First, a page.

Less than 24 hours later she was back on the mound and appeared no worse for it. The 26-year-old Ueno was handed the ball again by coach Haruka Saito, who didn't have many other options against the U.S. team's relentless top-to-bottom attack.
Though it's rare for a pitcher at this level to work consecutive days, Ueno's performance can stand with any in these games. Not only was it physically demanding in China's thick air, but she couldn't afford a misstep in two matchups with the U.S. or against the free-swinging Aussies, who won bronze.
How did she do it?
"It was my strong belief to win," she said through an interpreter.
Except for Bustos' homer, Ueno was in command. She was able to escape a pair of one-out, bases-loaded situations to keep the American scoring machine in check. And needing three outs in the seventh, her shortstop raced into foul territory to snag a pop up by Tairia Flowers and then her third baseman backhanded Natasha Watley's hot smash.
Always out front, this time the U.S. found itself trailing 2-0 in the fourth inning. It was the first time the Americans were behind by more than a run in four Olympics, and it proved to be too much for the world's best lineup to overcome.
Bustos cut it to 2-1 with her 14th career homer, and it looked as if the Americans would finally get to Ueno in the sixth when they loaded the bases.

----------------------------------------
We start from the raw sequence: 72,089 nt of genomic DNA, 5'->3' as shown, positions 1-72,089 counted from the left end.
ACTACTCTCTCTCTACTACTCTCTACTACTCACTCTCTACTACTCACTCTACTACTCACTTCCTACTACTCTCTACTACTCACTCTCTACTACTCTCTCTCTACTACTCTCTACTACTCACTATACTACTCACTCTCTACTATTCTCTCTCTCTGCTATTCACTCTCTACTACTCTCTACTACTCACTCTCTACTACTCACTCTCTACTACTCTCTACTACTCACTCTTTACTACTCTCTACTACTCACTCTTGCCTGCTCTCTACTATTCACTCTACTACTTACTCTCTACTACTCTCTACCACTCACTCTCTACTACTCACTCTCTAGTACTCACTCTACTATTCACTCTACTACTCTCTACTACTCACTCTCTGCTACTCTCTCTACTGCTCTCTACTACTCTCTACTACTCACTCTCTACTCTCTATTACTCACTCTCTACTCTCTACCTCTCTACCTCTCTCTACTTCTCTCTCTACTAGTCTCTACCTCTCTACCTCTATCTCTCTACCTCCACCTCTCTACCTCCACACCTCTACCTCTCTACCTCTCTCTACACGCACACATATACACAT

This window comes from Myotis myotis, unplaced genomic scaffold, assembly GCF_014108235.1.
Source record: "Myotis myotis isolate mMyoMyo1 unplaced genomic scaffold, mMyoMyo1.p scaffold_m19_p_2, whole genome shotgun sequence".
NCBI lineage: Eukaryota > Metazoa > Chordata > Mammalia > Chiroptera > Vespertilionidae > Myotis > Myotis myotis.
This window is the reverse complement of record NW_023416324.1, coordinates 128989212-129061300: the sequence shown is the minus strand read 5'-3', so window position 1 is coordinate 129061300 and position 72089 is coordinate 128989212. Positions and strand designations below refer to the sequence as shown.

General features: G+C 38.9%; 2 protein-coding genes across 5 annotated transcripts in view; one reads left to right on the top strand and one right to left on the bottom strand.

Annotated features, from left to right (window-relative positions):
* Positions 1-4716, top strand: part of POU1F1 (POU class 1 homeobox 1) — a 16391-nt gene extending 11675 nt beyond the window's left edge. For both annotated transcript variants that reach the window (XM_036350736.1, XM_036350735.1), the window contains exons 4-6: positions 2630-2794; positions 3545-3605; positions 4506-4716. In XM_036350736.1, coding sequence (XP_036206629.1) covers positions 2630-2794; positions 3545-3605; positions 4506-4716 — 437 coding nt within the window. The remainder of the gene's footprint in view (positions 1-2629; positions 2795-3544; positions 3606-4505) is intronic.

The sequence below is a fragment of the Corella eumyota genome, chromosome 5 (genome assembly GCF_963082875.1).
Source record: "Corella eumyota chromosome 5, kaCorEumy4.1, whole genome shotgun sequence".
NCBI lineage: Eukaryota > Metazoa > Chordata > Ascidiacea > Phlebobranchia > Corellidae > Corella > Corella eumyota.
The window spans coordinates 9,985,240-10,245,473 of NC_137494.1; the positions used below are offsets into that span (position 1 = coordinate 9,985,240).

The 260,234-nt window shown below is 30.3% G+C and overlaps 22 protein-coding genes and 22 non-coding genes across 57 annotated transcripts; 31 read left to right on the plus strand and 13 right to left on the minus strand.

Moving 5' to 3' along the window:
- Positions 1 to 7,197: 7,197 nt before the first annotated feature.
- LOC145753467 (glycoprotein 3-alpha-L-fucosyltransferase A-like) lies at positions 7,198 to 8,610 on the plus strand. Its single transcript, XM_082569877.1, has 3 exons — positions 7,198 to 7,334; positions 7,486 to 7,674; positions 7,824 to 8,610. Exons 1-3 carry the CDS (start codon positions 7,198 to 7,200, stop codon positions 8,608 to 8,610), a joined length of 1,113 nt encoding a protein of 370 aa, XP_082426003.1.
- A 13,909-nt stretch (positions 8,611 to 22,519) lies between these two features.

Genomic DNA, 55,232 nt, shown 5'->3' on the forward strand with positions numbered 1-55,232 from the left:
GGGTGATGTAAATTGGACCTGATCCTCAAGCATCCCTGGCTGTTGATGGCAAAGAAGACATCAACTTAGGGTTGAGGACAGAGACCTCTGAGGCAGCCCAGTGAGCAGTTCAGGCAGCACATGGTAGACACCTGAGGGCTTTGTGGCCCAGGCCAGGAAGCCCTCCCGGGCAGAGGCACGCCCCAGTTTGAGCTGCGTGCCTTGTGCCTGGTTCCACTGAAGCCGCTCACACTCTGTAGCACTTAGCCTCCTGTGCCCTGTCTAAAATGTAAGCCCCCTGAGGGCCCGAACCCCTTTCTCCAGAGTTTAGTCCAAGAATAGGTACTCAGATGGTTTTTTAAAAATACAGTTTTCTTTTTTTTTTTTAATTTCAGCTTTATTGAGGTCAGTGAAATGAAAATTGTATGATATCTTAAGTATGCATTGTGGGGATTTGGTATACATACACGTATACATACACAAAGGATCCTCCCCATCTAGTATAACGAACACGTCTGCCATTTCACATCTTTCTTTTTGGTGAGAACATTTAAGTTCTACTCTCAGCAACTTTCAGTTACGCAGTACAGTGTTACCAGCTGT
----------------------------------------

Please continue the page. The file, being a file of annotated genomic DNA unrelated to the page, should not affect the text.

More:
Lowe singled leading off and Candrea, who came in 17-0 in Olympic games, had Jessica Mendoza, one of his power hitters, sacrifice. The decision moved Lowe to second, but it allowed Ueno to avoid Bustos by intentionally walking the fearsome slugger.
Kelly Kretschman walked to put runners at every base, but Andrea Duran popped to short and Stacey Nuveman, a three-time Olympian, popped to second.
Ueno had done it again, and sensing they had dodged disaster, the Japanese players sprinted off the field while doubt began creeping into the Americans' dugout.
Surely, though, they would come back in the seventh.
"I thought we still had a chance," pitcher Monica Abbott said.
But the timely hits that were always there, were swallowed up by Japan's sure hands.
And when the last out of softball's farewell game was recorded, there was nothing more the U.S. team could do but wonder what went wrong.
Too emotional to talk, the Americans retreated to their locker room before filing back onto the field for the awards ceremony.
They stepped onto the risers to the right of the smiling gold-medal winners and accepted silver. Clutching a bouquet, Mendoza's legs shook as she and her teammates watched Japan's flag being slowly raised up the pole in the place where the Stars and Stripes had always flown.
More than hour later, many of the U.S. players were still dazed.
A few climbed over the fence to share hugs and quiet moments with family and friends, some of whom had never seen this American squad lose before.
It was all so new, so hard.
"This isn't how it was supposed to end," Osterman said.